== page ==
The Greenbank, Cornwall: hotel and restaurant review
We review the Greenbank Hotel in Falmouth, a fixture on the town’s waterside since the 1700s but one that has recently freshened up its look and menu. Expect spectacular views, cosy vibes and expert fish cooking
Perched on Falmouth’s waterside, with its own private pontoon, The Greenbank is a little piece of Cornish history in itself, originally serving as a lodging house for sea captains during the town’s maritime heyday before becoming a full-blown hotel (20th century guests included Florence Nightingale and Wind in the Willows author, Kenneth Grahame, whose most famous book is thought to have been based on letters he wrote while staying there).
Parts of the building date back to 1670 and the cosy, welcoming charm that comes with such heritage has been carefully preserved despite a recent overhaul. Walking through the main doors we were immediately struck by the view through tall windows that run along the front of the hotel - a beautiful riverside panorama that stretches right over to Flushing on the opposite side of the bay; arrive by boat and you can moor up at the hotel’s private pontoon.
Our room was in the old part of the hotel, at the end of a staircase that curls up from the lobby. The focus of the room was a huge bay window overlooking the river and two big squishy armchairs on which to sink and watch the boats tootling by. In fact we lost a blissful hour on arrival just staring out of the windows and listening to the water lapping. Super-comfy king size beds, crisp sheets, fluffy robes and a white-tiled bathroom complete with huge walk-in shower and White Company toiletries all added to the luxurious feel, as did the calm and muted colour palette, speckled with little flashes of sea-blue.
The Water’s Edge restaurant runs the whole length of the front of the hotel so it’s almost impossible to get a table without that view. It’s even more magical in the evening – try to get booking for sunset if you can and watch the lights on adjacent boats start to twinkle to life as the light fades.
When head chef Nick Hodges joined two years ago he switched the focus of the menu from traditional fine dining to a more relaxed approach with a spotlight on Cornish ingredients. Our starters of Fal river oysters and crab linguine were a celebration of beautifully fresh local fish. A simple sounding seafood hotpot was a cute individual cast iron pot of local bass, mussels and prawns with fennel and potatoes in a rich, deep-red bisque with saffron spiked rouille and warm crusty bread. A perfectly cooked tranche of hake was served with tender samphire and a buttery caper sauce.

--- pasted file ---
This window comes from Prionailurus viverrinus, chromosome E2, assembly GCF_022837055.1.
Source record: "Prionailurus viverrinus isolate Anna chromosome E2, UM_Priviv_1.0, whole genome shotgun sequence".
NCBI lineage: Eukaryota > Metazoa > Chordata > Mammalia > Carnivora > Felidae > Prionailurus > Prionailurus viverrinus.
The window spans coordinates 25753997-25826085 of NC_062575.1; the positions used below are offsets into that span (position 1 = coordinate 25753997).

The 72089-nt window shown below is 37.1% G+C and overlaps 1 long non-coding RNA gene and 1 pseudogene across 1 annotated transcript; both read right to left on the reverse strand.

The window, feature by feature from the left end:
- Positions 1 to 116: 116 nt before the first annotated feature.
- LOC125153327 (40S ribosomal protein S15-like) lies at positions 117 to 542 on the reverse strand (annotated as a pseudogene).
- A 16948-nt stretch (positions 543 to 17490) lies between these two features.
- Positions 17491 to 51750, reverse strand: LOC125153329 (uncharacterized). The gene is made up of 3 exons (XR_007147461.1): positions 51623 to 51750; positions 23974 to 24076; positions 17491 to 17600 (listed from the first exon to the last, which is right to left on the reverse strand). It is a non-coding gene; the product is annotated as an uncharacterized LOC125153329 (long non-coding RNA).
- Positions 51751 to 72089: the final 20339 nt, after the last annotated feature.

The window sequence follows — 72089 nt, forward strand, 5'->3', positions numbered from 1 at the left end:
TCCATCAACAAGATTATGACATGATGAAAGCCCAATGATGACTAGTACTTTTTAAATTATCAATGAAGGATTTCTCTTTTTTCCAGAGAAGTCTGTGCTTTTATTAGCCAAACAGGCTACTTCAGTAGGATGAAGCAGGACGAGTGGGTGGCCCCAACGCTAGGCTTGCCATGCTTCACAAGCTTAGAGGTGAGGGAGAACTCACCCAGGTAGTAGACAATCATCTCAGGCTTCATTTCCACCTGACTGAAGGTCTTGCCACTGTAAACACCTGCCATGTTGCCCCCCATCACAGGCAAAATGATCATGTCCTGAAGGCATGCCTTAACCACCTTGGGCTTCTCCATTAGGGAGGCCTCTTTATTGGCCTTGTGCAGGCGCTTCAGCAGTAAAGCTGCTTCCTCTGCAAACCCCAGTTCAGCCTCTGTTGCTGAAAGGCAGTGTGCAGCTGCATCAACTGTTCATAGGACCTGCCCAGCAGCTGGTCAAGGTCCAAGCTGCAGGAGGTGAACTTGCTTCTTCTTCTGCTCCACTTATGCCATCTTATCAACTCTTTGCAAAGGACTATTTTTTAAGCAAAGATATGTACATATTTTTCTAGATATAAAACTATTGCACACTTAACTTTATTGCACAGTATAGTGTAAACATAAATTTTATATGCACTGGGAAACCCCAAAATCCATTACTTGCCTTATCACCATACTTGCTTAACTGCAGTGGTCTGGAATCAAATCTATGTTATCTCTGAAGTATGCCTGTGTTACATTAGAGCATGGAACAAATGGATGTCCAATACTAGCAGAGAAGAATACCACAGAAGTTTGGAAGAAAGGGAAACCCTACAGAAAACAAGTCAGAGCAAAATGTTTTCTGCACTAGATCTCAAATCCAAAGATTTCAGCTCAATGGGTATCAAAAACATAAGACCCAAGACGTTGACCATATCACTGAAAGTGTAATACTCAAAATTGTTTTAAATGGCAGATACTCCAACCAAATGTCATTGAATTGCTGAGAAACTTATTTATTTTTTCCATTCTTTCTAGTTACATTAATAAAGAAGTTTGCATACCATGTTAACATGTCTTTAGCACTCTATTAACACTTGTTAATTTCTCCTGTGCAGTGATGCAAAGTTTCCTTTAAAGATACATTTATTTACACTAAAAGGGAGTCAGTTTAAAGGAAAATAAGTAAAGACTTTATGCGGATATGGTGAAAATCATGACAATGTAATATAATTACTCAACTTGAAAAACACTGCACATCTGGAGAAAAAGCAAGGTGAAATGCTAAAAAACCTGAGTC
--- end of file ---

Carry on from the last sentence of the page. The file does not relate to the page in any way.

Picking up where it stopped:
There was magic at work in the pastry section here, too. We decided to split a pud and ended up with a kind of swanky take on a Jaffa cake; layers of sponge, chocolate ganache and orange jelly were topped with a zingy blood orange sorbet and little nuggets of honeycomb.
Breakfast is served in the same space and is equally impressive. If you don’t fancy a Full Cornish you can tuck into smoked haddock and poached eggs, eggs Benedict or porridge with Rodda’s clotted cream. Breakfast is served until 10.30am at weekends so you can fit in a bracing walk or just have a good lie in before you eat.
And if you don’t want a full restaurant meal there’s The Working Boat pub, which sits just below the hotel and is under the same ownership. This was part of the original 1700s inn but, like the rest of the hotel, was refurbished last year. A carefully constructed maritime tangle of storm lights, driftwood and rope now knot together its smart wooden tables and leather upholstery.
The menu here ticks all the traditional pub grub boxes: burgers, steaks and fishy classics, including fish pie, haddock and chips and crab sandwiches. On Sundays it also serves epic roasts all day. The suppliers are the same as those at the Water’s Edge so meat and fish are top quality. Drinks are well chosen, too, with regularly changing tap beers alongside a regular roster of beers from local breweries Skinners and St Austell, and the pub’s own Working Boat ale.
There is another big selling point for visitors to the Greenbank. While the pub has its own entrance from the street, hotel guests can access it through a little hidden stairway from the lobby. We found this a godsend on a spectacularly rainy Monday afternoon when a monsoon-like downpour meant walking and exploring was impossible.
Double rooms from £109 per room per night, b&b, based on two sharing; greenbank-hotel.co.uk